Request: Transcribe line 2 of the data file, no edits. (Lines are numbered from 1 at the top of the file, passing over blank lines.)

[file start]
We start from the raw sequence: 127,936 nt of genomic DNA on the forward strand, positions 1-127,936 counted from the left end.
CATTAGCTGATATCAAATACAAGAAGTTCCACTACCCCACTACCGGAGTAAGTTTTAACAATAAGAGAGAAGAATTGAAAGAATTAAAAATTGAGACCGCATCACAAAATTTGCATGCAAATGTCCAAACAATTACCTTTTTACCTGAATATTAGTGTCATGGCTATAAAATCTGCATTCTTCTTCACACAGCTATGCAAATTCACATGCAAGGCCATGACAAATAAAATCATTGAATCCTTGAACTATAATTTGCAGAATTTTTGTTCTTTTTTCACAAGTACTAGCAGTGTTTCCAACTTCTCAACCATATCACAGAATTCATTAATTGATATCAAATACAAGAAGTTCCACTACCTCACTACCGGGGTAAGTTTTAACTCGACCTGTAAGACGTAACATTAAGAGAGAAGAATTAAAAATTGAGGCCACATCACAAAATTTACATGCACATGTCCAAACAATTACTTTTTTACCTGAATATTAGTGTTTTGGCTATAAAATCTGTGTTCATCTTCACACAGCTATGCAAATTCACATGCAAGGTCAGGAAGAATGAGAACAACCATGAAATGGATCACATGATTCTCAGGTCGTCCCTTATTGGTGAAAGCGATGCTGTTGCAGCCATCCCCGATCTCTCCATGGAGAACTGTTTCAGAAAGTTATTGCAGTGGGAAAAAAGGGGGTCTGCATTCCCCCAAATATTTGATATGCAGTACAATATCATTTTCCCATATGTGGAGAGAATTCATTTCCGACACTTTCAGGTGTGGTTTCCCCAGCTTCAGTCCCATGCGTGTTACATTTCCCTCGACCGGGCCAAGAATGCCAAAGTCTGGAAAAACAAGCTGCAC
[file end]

CATTAGCTGATATCAAATACAAGAAGTTCCACTACCCCACTACCGGAGTAAGTTTTAACAATAAGAGAGAAGAATTGAAAGAATTAAAAATTGAGACCGCATCACAAAATTTGCATGCAAATGTCCAAACAATTACCTTTTTACCTGAATATTAGTGTCATGGCTATAAAATCTGCATTCTTCTTCACACAGCTATGCAAATTCACATGCAAGGCCATGACAAATAAAATCATTGAATCCTTGAACTATAATTTGCAGAATTTTTGTTCTTTTTTCACAAGTACTAGCAGTGTTTCCAACTTCTCAACCATATCACAGAATTCATTAATTGATATCAAATACAAGAAGTTCCACTACCTCACTACCGGGGTAAGTTTTAACTCGACCTGTAAGACGTAACATTAAGAGAGAAGAATTAAAAATTGAGGCCACATCACAAAATTTACATGCACATGTCCAAACAATTACTTTTTTACCTGAATATTAGTGTTTTGGCTATAAAATCTGTGTTCATCTTCACACAGCTATGCAAATTCACATGCAAGGTCAGGAAGAATGAGAACAACCATGAAATGGATCACATGATTCTCAGGTCGTCCCTTATTGGTGAAAGCGATGCTGTTGCAGCCATCCCCGATCTCTCCATGGAGAACTGTTTCAGAAAGTTATTGCAGTGGGAAAAAAGGGGGTCTGCATTCCCCCAAATATTTGATATGCAGTACAATATCATTTTCCCATATGTGGAGAGAATTCATTTCCGACACTTTCAGGTGTGGTTTCCCCAGCTTCAGTCCCATGCGTGTTACATTTCCCTCGACCGGGCCAAGAATGCCAAAGTCTGGAAAAACAAGCTGCAC